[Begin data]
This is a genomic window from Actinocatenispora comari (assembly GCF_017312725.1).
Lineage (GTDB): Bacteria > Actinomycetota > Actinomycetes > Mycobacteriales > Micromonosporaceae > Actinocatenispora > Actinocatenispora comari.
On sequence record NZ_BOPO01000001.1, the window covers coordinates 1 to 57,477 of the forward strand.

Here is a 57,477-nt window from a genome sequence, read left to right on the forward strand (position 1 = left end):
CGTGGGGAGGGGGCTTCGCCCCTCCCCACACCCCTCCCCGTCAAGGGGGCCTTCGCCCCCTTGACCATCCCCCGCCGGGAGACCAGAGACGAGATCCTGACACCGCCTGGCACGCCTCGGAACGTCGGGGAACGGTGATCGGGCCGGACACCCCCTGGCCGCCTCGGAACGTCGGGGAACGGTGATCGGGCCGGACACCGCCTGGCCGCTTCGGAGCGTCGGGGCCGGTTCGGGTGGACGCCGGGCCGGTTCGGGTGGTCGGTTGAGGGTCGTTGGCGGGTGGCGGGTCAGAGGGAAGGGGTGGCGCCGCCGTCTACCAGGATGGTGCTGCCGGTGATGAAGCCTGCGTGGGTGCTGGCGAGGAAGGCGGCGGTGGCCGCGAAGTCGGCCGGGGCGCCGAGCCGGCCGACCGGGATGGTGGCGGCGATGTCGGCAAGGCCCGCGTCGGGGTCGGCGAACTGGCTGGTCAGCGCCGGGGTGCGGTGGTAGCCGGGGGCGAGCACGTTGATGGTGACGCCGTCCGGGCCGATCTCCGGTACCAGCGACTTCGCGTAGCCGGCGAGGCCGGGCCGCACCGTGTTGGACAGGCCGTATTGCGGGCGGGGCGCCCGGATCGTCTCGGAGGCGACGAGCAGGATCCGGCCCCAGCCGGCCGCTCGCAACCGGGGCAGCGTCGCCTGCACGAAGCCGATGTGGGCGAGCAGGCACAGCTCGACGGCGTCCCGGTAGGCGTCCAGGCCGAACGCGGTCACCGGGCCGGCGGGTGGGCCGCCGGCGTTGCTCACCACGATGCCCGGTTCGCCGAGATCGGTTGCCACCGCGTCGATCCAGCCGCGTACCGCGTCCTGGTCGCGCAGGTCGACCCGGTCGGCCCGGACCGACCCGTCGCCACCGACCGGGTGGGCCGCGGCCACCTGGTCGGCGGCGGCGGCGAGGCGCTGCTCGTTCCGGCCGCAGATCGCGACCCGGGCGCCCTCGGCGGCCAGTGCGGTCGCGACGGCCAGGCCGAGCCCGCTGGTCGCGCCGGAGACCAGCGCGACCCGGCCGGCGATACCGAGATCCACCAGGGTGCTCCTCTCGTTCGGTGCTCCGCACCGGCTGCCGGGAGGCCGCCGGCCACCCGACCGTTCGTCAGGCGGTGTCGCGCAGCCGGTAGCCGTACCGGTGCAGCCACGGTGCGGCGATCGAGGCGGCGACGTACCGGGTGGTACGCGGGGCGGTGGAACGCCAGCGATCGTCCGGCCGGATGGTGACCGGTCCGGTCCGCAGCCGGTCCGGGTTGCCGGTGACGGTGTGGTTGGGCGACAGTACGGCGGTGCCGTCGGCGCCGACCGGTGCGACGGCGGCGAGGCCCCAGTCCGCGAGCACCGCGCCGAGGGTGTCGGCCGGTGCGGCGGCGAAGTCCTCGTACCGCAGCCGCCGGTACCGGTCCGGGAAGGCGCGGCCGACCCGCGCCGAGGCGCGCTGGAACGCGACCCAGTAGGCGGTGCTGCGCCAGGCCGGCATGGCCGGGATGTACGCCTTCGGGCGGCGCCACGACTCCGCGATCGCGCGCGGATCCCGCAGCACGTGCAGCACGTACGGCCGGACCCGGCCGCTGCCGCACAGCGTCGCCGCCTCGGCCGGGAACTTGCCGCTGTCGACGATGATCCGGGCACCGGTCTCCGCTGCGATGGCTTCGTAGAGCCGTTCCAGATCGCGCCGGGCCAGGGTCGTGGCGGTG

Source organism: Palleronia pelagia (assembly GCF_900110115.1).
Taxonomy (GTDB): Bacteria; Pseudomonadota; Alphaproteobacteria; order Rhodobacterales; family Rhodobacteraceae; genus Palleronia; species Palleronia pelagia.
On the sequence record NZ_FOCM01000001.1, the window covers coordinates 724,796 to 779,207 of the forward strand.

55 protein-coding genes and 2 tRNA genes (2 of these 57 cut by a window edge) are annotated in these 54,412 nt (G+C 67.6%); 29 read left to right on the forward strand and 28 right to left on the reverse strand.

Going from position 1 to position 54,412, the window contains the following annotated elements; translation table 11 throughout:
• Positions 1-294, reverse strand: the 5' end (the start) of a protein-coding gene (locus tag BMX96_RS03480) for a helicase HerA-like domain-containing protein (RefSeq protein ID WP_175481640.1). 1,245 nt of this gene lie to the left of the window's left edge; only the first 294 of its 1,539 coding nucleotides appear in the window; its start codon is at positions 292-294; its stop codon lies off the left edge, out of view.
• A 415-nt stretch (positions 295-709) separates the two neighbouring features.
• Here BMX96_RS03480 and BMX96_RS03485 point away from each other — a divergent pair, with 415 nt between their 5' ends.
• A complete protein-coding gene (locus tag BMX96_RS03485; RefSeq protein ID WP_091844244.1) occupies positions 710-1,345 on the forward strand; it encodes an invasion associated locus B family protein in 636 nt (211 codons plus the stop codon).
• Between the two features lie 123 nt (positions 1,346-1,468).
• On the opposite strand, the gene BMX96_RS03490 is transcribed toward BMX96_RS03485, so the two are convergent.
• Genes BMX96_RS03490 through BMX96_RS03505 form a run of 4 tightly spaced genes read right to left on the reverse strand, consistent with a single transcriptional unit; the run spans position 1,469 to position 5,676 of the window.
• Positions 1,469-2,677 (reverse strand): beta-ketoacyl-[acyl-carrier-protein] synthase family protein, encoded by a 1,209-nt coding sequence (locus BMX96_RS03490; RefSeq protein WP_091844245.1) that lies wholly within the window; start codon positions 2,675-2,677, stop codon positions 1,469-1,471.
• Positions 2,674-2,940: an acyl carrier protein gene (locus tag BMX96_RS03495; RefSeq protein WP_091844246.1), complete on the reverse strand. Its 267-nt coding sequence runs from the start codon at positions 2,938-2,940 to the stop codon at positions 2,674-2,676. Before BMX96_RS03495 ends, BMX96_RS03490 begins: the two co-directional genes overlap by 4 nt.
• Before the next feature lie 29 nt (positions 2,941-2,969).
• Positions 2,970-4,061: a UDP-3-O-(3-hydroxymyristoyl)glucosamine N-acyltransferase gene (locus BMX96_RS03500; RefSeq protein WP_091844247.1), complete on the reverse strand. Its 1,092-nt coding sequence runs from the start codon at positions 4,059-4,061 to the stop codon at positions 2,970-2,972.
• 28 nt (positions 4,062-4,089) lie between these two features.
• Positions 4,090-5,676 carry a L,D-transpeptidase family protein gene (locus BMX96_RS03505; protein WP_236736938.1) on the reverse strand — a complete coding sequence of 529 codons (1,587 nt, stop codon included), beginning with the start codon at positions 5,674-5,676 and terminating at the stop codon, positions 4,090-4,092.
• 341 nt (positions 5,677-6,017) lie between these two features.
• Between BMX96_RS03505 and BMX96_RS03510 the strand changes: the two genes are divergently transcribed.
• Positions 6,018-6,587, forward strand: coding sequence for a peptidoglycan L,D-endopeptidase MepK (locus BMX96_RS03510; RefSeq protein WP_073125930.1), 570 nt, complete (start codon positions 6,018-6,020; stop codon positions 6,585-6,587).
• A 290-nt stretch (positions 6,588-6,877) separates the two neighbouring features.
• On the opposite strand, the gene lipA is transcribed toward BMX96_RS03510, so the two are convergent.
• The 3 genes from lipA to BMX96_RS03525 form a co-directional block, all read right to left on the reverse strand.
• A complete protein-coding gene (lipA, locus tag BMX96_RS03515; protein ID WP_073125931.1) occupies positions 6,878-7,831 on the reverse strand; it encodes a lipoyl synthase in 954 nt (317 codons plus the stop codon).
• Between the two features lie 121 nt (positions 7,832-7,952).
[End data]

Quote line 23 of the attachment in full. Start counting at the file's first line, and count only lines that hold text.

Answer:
• Positions 4,090-5,676 carry a L,D-transpeptidase family protein gene (locus BMX96_RS03505; protein WP_236736938.1) on the reverse strand — a complete coding sequence of 529 codons (1,587 nt, stop codon included), beginning with the start codon at positions 5,674-5,676 and terminating at the stop codon, positions 4,090-4,092.